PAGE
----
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The UCI is UC-Less

1 Dec

UPDATE 10 Feb 2015: the UCI—or more likely, their low-bid legal agents—have taken down the “UCI-Less” bumper sticker from Zazzle. Strangely, they seem not have have found the t-shirt. Can’t complain about that.

UCI-Less T-shirt anti-UCIAh, the UCI. Perhaps no governing body is held dear in the hearts of those it lords over, but is any so particularly unfit to lead as cycling’s?

From picking unnecessary fights with the organizers of the biggest races it manages, to failing utterly at the enforcement and transparency of its drug testing, the UCI is is remarkably consistent in its ability to fumble on the sports biggest issues. But what’s truly remarkable is how it’s able to carry this broad-picture ineptitude down to the tiniest minutiae of the sport.

Cyclocross has been a particularly egregious example. For years the UCI held out against disc brakes, only deigning to allow them in competition after the maximum width for tires was narrowed from 34 to 33mm. And now—though discussion on the USAICO newsgroup is still pretty opaque—it seems to be placing a punitive ban on UCI events that were part of non-UCI recognized series—such as the United State’s NACT and Verge NECCS events.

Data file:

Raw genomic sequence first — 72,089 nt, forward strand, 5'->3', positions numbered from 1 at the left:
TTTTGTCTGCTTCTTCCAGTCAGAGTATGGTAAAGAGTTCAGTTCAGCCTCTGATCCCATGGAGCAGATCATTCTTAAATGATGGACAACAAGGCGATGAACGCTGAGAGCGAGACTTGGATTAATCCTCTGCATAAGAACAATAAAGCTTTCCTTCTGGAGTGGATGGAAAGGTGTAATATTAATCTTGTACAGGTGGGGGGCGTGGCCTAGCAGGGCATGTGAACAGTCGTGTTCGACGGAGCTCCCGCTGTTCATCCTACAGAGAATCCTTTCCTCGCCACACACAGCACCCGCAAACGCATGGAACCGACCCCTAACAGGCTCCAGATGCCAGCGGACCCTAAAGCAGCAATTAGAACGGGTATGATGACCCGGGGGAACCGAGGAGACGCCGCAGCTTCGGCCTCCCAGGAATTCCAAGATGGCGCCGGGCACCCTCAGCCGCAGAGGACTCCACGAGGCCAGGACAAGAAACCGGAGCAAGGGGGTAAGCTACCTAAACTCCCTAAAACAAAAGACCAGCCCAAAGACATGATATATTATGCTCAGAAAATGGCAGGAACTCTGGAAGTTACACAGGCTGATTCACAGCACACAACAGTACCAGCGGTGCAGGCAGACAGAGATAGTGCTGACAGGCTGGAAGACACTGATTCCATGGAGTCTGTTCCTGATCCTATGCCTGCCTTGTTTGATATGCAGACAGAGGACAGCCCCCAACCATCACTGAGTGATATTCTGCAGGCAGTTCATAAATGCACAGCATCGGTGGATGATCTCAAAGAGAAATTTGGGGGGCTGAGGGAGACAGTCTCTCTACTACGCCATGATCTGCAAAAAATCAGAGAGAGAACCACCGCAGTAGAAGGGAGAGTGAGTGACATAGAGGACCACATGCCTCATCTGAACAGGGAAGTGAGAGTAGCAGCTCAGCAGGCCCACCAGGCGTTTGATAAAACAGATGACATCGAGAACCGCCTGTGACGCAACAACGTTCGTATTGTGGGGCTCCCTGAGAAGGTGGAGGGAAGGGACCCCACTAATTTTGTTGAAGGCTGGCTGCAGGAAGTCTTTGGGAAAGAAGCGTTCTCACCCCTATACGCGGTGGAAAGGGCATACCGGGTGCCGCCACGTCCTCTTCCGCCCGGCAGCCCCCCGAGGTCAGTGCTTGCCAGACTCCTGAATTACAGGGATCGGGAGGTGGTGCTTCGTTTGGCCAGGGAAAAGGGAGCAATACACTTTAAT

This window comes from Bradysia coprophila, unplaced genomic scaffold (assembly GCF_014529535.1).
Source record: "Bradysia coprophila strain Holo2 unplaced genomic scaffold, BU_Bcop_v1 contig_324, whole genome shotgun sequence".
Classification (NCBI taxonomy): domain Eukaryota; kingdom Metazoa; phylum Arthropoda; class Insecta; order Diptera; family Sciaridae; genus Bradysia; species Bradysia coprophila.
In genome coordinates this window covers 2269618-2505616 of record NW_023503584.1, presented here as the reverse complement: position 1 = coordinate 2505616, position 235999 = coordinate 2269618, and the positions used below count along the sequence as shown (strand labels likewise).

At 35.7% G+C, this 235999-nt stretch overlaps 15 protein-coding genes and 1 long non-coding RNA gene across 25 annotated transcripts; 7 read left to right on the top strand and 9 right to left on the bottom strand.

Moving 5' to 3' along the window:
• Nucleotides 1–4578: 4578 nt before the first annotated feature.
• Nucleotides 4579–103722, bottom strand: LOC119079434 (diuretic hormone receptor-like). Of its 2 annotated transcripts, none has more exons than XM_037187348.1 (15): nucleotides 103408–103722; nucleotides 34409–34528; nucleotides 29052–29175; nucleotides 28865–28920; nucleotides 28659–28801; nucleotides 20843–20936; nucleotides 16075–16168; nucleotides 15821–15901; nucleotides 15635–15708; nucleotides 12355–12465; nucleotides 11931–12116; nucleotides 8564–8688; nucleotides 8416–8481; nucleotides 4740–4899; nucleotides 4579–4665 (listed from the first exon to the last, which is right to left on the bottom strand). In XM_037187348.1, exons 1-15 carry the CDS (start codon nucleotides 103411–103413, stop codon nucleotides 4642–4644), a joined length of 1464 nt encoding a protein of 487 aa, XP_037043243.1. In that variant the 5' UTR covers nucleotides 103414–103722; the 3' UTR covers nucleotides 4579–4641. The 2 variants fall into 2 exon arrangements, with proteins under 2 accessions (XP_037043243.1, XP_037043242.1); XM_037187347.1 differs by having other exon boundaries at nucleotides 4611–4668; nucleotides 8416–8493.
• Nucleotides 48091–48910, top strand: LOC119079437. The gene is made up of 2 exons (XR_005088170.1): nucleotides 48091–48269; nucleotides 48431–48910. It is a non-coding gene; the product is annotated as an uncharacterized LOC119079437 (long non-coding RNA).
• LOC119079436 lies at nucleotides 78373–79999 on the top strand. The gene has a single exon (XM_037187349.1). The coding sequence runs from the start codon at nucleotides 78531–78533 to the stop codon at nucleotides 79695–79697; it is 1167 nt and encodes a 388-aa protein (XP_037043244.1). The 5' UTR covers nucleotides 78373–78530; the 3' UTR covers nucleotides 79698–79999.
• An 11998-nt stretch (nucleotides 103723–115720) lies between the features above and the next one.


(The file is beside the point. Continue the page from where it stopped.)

UCI-Less Bumper StickerI’m not saying the UCI does nothing for me/most of you as a fans and racers, but outside of producing decent educational videos, I’m having a hard time getting my head around how the UCI’s efforts benefit anyone but themselves.

Maybe some of you disagree, but if the Twitters are any indication, most of you don’t. So I’ve put together a t-shirt and a bumper sticker to share your feelings with the world.

The Pistolero Steakhouse T-Shirt

12 Nov

Pistolero Steakhouse T-Shirt DetailI don’t know about you, but I’m tired of Norwegians telling me what to think.